John, I’m sorry you’re having problems getting the help you want and need. It does seem that you need go through an ER to be seen by any other unit in a hospital. In NYC, I had go through the ER to be referred to the Adult Primary Care Clinic because I didn’t/don’t have insurance. I hope everything settles down this weekend for you.

    In the family story file: My sister’s husband was always a drinker. But when he worked for Railway Express as a box handler it didn’t much matter if he went into work under the influence. Time comes though when RE closes up shop and he needs to find another job. Somehow how he passes the tests to joint the MTA and is trained as a subway conductor. (He’s in his 40s at this point and it’s his last chance at a good job.) He has his first vacation from the MTA and he goes on a bender to end all benders. He wakes up and realizes he can’t in any way, shape or form, go to work. Luckily for him, the MTA has an Employee Assistance Program and has programs involving alcohol addiction. He calls them and they help him arrange for detox and hospitalization and all that.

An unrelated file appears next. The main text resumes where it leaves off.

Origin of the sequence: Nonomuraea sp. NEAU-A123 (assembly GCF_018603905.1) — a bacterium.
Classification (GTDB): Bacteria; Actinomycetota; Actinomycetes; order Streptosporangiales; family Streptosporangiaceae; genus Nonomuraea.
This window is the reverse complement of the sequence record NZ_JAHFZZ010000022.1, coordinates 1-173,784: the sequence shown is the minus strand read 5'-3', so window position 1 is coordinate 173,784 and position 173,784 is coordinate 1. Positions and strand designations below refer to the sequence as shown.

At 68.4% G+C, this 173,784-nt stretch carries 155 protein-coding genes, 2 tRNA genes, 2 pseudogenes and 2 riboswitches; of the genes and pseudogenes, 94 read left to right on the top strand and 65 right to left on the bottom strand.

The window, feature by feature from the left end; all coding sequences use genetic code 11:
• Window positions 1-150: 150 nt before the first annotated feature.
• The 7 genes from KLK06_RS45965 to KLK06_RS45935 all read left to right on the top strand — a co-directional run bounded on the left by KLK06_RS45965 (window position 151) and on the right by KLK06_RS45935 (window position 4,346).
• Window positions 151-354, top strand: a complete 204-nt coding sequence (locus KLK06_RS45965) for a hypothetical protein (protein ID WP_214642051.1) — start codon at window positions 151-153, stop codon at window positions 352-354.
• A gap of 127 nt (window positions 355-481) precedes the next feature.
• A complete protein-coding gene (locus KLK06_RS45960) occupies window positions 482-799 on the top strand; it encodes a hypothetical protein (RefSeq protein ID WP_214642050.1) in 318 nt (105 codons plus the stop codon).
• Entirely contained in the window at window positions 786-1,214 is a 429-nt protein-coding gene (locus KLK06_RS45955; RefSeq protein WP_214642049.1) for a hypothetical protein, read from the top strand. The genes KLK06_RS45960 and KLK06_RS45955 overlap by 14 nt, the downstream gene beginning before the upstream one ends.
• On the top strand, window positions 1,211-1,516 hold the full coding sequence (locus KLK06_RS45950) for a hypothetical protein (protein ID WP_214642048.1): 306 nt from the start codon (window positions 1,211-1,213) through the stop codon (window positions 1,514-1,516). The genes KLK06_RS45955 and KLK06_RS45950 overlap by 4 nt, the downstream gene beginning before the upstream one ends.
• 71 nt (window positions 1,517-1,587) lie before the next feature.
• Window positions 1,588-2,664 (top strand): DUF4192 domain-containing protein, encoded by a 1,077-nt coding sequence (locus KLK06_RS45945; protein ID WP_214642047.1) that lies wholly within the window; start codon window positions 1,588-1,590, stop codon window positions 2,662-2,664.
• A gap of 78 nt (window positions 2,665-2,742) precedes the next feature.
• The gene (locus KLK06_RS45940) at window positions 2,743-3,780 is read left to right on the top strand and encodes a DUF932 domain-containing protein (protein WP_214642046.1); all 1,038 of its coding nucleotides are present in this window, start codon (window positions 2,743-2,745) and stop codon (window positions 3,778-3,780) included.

61. 61
    Johannes says:

    Hazelden is the gold standard, according to my AA friends who used rehab. Graymoor in Garrison NY is very well thought of. John, might I suggest trying a few AA meetings, and seeing is any of the folks there can help? I’m 17 years sober as of June, and I couldn’t have done it without AA.

    All best; you’re in my thoughts and prayers.

  62. 62
    Chuck says:

    @El Caganer:

    HAMS takes a lot of principles from SMART recovery.

    John, if you’re thinking of going to a Hazelden-type facility, I wish you would consider reading A Million Little Pieces. Yes, some things in the book were fabricated or exaggerated, but the important issues and details were dead on.

    Yes, AA and 12-step methodology help some people, but John, you don’t seem like that type of person. Better for you to question it now than to follow it blindly for a decade or whatever and then suddenly realize it’s bullshit.

  63. 63
    raven says:

    @Chuck: Some?

  64. 64
    raven says:


    From Amazon reviews: